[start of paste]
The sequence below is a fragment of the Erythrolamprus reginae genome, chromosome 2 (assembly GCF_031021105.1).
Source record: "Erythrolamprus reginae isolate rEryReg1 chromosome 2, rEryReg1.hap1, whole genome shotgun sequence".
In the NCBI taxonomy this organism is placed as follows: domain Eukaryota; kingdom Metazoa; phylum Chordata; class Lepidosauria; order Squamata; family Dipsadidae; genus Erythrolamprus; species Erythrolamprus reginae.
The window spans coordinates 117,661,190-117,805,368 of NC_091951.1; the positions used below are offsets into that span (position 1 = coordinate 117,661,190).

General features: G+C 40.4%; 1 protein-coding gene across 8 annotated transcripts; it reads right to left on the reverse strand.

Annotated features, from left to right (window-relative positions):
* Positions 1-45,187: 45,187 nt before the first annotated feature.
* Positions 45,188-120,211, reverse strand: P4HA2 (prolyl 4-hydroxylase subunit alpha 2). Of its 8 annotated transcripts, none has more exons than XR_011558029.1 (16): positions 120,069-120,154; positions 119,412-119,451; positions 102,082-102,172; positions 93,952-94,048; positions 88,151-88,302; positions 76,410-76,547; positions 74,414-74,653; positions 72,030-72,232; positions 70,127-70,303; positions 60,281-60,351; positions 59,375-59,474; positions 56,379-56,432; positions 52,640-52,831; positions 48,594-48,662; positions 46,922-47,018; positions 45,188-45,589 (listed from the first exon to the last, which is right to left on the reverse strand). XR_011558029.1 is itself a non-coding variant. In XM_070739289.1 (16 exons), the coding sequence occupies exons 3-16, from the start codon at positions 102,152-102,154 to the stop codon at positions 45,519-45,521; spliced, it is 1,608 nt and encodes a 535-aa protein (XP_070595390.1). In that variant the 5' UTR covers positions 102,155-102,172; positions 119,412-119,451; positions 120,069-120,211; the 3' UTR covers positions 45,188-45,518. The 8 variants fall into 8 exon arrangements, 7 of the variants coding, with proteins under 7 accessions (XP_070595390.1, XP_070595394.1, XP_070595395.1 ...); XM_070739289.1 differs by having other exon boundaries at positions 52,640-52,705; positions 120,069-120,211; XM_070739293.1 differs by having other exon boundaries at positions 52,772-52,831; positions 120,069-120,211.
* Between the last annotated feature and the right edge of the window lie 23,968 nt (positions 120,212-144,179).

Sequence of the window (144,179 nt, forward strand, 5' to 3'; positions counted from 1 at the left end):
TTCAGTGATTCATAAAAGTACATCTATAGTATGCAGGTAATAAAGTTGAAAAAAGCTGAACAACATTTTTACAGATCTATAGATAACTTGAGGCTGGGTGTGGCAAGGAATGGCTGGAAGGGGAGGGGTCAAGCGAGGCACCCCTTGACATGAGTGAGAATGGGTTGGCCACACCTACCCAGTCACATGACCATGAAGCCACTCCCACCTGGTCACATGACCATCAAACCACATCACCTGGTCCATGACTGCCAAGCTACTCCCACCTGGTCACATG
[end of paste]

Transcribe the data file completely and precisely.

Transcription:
The sequence below is a fragment of the Erythrolamprus reginae genome, chromosome 2 (assembly GCF_031021105.1).
Source record: "Erythrolamprus reginae isolate rEryReg1 chromosome 2, rEryReg1.hap1, whole genome shotgun sequence".
In the NCBI taxonomy this organism is placed as follows: domain Eukaryota; kingdom Metazoa; phylum Chordata; class Lepidosauria; order Squamata; family Dipsadidae; genus Erythrolamprus; species Erythrolamprus reginae.
The window spans coordinates 117,661,190-117,805,368 of NC_091951.1; the positions used below are offsets into that span (position 1 = coordinate 117,661,190).

General features: G+C 40.4%; 1 protein-coding gene across 8 annotated transcripts; it reads right to left on the reverse strand.

Annotated features, from left to right (window-relative positions):
* Positions 1-45,187: 45,187 nt before the first annotated feature.
* Positions 45,188-120,211, reverse strand: P4HA2 (prolyl 4-hydroxylase subunit alpha 2). Of its 8 annotated transcripts, none has more exons than XR_011558029.1 (16): positions 120,069-120,154; positions 119,412-119,451; positions 102,082-102,172; positions 93,952-94,048; positions 88,151-88,302; positions 76,410-76,547; positions 74,414-74,653; positions 72,030-72,232; positions 70,127-70,303; positions 60,281-60,351; positions 59,375-59,474; positions 56,379-56,432; positions 52,640-52,831; positions 48,594-48,662; positions 46,922-47,018; positions 45,188-45,589 (listed from the first exon to the last, which is right to left on the reverse strand). XR_011558029.1 is itself a non-coding variant. In XM_070739289.1 (16 exons), the coding sequence occupies exons 3-16, from the start codon at positions 102,152-102,154 to the stop codon at positions 45,519-45,521; spliced, it is 1,608 nt and encodes a 535-aa protein (XP_070595390.1). In that variant the 5' UTR covers positions 102,155-102,172; positions 119,412-119,451; positions 120,069-120,211; the 3' UTR covers positions 45,188-45,518. The 8 variants fall into 8 exon arrangements, 7 of the variants coding, with proteins under 7 accessions (XP_070595390.1, XP_070595394.1, XP_070595395.1 ...); XM_070739289.1 differs by having other exon boundaries at positions 52,640-52,705; positions 120,069-120,211; XM_070739293.1 differs by having other exon boundaries at positions 52,772-52,831; positions 120,069-120,211.
* Between the last annotated feature and the right edge of the window lie 23,968 nt (positions 120,212-144,179).

Sequence of the window (144,179 nt, forward strand, 5' to 3'; positions counted from 1 at the left end):
TTCAGTGATTCATAAAAGTACATCTATAGTATGCAGGTAATAAAGTTGAAAAAAGCTGAACAACATTTTTACAGATCTATAGATAACTTGAGGCTGGGTGTGGCAAGGAATGGCTGGAAGGGGAGGGGTCAAGCGAGGCACCCCTTGACATGAGTGAGAATGGGTTGGCCACACCTACCCAGTCACATGACCATGAAGCCACTCCCACCTGGTCACATGACCATCAAACCACATCACCTGGTCCATGACTGCCAAGCTACTCCCACCTGGTCACATG